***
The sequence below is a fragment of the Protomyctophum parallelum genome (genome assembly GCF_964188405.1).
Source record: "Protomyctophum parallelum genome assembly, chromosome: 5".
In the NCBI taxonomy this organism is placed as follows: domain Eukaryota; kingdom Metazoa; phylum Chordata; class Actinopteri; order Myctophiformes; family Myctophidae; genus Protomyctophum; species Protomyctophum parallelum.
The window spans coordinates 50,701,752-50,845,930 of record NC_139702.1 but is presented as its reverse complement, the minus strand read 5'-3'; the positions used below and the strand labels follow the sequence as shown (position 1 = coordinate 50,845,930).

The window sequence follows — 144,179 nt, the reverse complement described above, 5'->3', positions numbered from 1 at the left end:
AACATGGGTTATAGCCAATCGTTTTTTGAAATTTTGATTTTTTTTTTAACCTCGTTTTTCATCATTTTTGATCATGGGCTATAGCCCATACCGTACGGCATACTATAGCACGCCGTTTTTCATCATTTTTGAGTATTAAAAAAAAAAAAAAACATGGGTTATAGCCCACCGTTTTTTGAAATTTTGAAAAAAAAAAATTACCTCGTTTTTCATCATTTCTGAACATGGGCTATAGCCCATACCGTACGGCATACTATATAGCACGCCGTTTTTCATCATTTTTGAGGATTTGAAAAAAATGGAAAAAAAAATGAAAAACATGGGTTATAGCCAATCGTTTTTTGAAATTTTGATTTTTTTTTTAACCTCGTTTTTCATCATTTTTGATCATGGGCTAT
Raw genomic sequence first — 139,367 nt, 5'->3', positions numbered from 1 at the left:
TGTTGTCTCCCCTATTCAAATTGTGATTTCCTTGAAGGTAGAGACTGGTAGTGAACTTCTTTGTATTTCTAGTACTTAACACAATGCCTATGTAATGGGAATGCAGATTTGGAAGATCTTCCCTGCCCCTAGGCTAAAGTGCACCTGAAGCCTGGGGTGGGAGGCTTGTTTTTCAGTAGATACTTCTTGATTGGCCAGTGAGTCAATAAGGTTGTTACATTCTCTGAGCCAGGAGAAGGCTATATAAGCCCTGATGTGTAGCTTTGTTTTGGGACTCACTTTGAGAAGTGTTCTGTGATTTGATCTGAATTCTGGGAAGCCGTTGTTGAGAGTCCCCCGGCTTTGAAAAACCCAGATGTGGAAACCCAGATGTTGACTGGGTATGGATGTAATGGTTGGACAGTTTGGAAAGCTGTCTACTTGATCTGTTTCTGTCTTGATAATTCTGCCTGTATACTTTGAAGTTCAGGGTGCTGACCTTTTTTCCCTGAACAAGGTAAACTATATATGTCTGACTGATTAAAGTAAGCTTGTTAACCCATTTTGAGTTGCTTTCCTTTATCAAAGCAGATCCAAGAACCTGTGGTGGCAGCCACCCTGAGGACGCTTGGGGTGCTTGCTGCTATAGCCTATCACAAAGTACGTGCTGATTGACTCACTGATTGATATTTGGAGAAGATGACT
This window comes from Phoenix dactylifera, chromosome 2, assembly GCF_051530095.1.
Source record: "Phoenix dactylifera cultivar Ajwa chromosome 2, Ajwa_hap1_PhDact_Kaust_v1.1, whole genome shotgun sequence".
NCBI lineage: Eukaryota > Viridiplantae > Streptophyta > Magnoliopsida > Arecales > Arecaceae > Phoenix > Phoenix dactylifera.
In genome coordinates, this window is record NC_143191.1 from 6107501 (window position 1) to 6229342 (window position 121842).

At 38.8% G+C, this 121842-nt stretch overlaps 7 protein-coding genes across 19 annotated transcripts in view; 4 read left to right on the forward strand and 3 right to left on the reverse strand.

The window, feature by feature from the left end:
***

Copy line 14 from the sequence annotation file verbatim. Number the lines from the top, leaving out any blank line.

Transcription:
The window, feature by feature from the left end: